One could debate that Jaguar Land Rover is now becoming a significant competitor in a field that has previously been dominated by specialised traders.

We certainly have not had enough business in the past with older vehicles. We’re working on it, but these things don’t happen overnight. This means that we could not support our dealers with spare parts. But now, we are creating a foundation, creating a business for traders that, in the past, has been lost.

What is your view of the current market situation?

We can see that the fascination with classics will continue in the future. They make people smile. But people always ask me what they should buy now, and my answer always is whatever you have the most fun with. Irrespective of investment and value growth, everyone should invest in what they personally like.



jaguar 1

Jaguar fans should rejoice with the news that enthusiastic and empathetic works Long Nose D-Type XKD603 owner Clive Beecham has replicated Jaguar’s 1951 race team Bedford parts 3 ton van.

jaguar 2

Clive worked very hard to find a van with the same body as Jaguar’s, then he had it liveried in team colours and signage after consulting former team personal including Ron Gaudion.

The van has just been finished by the same outfit who paints Williams F1 cars, and it will be seen often at major events when his famous D-Type appears.  The pair will make a wonderful sight.

jaguar 3

Clive sent us these images of his van with the D-Type, a famous and historic XK120 and also ex- works/Mt Druitt 24 Hour/ and New Zealand C-Type XKC039.

Full story in our next edition.

Subscriptions for hard copy Jaguar Magazine



It is always good to get the next edition of Jaguar Magazine out, and #186 came out from the printer on Friday.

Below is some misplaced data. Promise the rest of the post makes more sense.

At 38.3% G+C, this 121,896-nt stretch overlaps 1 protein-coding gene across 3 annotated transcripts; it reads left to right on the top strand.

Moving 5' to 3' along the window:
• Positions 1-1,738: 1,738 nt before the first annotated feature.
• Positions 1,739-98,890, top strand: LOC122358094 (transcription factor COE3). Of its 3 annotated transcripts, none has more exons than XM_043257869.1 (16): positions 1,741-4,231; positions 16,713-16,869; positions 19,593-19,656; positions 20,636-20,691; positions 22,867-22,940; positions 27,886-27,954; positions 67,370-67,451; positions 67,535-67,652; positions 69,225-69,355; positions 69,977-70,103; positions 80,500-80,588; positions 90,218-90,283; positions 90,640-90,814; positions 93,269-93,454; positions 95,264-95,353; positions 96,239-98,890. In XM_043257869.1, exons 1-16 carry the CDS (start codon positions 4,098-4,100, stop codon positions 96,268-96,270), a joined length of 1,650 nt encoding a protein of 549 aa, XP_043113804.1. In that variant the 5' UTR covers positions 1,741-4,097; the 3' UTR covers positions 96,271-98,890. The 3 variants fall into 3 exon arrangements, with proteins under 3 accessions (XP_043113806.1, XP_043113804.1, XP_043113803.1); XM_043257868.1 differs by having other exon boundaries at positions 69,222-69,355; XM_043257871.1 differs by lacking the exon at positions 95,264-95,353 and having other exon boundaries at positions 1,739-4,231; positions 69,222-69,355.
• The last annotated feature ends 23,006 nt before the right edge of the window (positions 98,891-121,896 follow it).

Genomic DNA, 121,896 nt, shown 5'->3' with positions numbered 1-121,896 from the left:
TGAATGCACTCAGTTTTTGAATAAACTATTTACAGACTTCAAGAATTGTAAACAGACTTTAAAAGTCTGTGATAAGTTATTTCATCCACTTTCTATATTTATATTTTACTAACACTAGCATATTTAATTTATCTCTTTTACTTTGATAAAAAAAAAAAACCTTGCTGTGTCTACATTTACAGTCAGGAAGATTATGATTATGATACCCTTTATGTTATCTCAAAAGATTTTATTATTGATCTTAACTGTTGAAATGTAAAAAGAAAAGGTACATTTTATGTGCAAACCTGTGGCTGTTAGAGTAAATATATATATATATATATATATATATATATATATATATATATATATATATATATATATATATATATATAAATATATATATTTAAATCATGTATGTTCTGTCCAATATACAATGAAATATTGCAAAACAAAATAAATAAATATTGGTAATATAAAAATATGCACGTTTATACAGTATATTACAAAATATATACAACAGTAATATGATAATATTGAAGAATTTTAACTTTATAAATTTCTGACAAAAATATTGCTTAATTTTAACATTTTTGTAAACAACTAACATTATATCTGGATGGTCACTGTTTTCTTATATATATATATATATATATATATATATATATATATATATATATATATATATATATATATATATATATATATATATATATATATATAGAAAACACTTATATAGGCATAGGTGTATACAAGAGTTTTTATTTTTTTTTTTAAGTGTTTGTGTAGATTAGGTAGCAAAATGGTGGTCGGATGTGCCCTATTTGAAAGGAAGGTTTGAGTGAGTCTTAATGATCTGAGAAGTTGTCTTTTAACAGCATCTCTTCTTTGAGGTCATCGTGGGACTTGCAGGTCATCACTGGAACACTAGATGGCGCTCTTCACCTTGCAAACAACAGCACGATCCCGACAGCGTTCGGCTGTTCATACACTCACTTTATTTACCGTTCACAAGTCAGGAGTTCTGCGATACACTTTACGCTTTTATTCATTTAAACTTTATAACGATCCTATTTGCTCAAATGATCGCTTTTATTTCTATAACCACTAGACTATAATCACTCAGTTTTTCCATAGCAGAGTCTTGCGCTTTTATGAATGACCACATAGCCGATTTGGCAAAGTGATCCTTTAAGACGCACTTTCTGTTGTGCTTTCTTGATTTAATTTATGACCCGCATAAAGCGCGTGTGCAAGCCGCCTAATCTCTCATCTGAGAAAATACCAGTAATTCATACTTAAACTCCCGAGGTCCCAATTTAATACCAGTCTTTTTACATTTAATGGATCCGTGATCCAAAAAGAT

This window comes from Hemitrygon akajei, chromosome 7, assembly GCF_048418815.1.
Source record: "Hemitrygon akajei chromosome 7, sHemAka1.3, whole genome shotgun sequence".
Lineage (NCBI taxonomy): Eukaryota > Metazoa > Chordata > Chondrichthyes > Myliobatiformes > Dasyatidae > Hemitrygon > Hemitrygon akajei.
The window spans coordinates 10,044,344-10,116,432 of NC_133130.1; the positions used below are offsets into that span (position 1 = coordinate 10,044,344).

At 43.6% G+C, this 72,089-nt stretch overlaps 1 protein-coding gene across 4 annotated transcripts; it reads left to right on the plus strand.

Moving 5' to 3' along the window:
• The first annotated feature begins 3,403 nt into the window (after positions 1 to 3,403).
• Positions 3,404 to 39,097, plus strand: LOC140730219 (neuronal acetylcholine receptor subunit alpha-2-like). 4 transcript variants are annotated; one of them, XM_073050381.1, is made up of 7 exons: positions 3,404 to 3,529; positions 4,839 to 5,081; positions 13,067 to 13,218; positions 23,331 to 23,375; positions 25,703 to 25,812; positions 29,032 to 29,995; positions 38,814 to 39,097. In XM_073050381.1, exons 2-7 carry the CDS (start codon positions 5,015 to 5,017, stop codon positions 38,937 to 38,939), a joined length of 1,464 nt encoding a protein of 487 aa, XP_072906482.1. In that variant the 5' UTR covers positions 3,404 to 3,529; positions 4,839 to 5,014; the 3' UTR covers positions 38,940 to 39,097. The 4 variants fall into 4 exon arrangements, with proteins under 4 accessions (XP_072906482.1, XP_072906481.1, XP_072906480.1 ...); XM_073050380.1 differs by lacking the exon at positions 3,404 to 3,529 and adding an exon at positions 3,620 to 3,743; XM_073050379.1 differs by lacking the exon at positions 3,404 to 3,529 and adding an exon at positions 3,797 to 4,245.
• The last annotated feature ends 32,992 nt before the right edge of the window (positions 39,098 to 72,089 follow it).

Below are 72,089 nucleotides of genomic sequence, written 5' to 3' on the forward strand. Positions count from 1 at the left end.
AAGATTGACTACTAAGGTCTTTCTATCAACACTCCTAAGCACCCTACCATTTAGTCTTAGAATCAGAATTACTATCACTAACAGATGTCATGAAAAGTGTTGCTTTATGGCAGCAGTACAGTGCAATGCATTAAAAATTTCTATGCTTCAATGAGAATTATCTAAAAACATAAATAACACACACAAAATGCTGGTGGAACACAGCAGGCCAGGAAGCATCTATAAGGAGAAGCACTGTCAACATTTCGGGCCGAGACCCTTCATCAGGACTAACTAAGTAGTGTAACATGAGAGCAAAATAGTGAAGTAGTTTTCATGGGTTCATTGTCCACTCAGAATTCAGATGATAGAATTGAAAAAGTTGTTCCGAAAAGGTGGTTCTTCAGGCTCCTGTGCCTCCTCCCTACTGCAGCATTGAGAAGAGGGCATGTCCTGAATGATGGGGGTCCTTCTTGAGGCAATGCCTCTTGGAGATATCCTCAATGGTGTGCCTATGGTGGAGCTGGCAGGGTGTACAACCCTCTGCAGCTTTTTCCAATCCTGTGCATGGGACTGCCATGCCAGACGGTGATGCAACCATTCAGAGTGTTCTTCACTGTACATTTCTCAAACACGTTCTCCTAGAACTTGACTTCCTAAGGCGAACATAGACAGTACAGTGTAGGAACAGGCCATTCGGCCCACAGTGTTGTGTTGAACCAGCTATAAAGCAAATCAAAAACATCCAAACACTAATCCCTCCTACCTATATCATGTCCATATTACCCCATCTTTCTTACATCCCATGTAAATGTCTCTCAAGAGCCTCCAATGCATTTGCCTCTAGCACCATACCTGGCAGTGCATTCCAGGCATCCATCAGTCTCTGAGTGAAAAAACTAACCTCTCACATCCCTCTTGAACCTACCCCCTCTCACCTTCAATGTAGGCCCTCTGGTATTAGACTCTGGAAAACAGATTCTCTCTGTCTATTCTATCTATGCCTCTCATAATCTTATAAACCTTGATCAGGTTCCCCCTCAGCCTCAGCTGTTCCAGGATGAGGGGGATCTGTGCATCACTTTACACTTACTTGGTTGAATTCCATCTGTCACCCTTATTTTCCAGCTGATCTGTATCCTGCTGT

For those who subscribe it is in the mail already, and will reach shops by the end of next week – but before Easter.

Even I am amazed at how untold stories keep being published in ours.  In fact, when we started this magazine in 1984 I truly believed we would run out of stories after about 20 editions.


Fortunately, I was very wrong.

Some highlights in edition #186 are:

Living with the F-Pace 3.0 litre diesel

Bill Pitt – D-Type racer, and work’s ‘Mk1’ owner racer – Australia’s second Touring Car Champion

The earliest XJ-Ss – very collectable

The ‘Mk1’ gets the love and respect it deserves

The late-Archie Scott Brown’s fatal accident – and what became of his crashed VPP9?

Brigg Cunningham – exclusive images of his three works-built Long Nose D-Types rolled on one weekend in 1956.

An exclusive visit to Jaguar Heritage’s stored collection with brilliant images by Martin Dunning.

Buyer’s Guide to the X-Type.

XK150 restoration – next instalment.

Where’ Wally – Jaguar’s caught on camera in candid!


Subscribe to the hardcopy: